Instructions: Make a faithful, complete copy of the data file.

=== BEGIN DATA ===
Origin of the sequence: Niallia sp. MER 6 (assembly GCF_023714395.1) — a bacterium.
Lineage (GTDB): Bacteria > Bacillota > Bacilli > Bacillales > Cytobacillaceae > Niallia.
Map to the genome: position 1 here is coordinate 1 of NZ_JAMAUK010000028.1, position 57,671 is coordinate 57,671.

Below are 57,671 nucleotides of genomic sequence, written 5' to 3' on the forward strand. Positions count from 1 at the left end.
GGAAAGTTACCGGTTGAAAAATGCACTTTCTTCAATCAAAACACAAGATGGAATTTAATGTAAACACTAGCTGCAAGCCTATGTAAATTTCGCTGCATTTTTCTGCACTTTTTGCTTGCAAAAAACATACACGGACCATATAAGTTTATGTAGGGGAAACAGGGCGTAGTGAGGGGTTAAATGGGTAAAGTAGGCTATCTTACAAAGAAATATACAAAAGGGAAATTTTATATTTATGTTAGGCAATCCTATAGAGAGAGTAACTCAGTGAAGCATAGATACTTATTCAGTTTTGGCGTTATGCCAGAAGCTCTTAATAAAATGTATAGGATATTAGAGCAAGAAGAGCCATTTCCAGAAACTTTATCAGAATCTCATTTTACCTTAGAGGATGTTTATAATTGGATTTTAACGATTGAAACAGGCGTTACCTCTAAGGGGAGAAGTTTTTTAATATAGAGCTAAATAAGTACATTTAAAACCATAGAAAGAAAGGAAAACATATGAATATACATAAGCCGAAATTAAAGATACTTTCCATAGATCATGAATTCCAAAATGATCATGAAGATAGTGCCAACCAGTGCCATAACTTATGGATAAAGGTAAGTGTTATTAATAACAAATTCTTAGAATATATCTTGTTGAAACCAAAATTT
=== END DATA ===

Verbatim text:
Origin of the sequence: Niallia sp. MER 6 (assembly GCF_023714395.1) — a bacterium.
Lineage (GTDB): Bacteria > Bacillota > Bacilli > Bacillales > Cytobacillaceae > Niallia.
Map to the genome: position 1 here is coordinate 1 of NZ_JAMAUK010000028.1, position 57,671 is coordinate 57,671.

Below are 57,671 nucleotides of genomic sequence, written 5' to 3' on the forward strand. Positions count from 1 at the left end.
GGAAAGTTACCGGTTGAAAAATGCACTTTCTTCAATCAAAACACAAGATGGAATTTAATGTAAACACTAGCTGCAAGCCTATGTAAATTTCGCTGCATTTTTCTGCACTTTTTGCTTGCAAAAAACATACACGGACCATATAAGTTTATGTAGGGGAAACAGGGCGTAGTGAGGGGTTAAATGGGTAAAGTAGGCTATCTTACAAAGAAATATACAAAAGGGAAATTTTATATTTATGTTAGGCAATCCTATAGAGAGAGTAACTCAGTGAAGCATAGATACTTATTCAGTTTTGGCGTTATGCCAGAAGCTCTTAATAAAATGTATAGGATATTAGAGCAAGAAGAGCCATTTCCAGAAACTTTATCAGAATCTCATTTTACCTTAGAGGATGTTTATAATTGGATTTTAACGATTGAAACAGGCGTTACCTCTAAGGGGAGAAGTTTTTTAATATAGAGCTAAATAAGTACATTTAAAACCATAGAAAGAAAGGAAAACATATGAATATACATAAGCCGAAATTAAAGATACTTTCCATAGATCATGAATTCCAAAATGATCATGAAGATAGTGCCAACCAGTGCCATAACTTATGGATAAAGGTAAGTGTTATTAATAACAAATTCTTAGAATATATCTTGTTGAAACCAAAATTT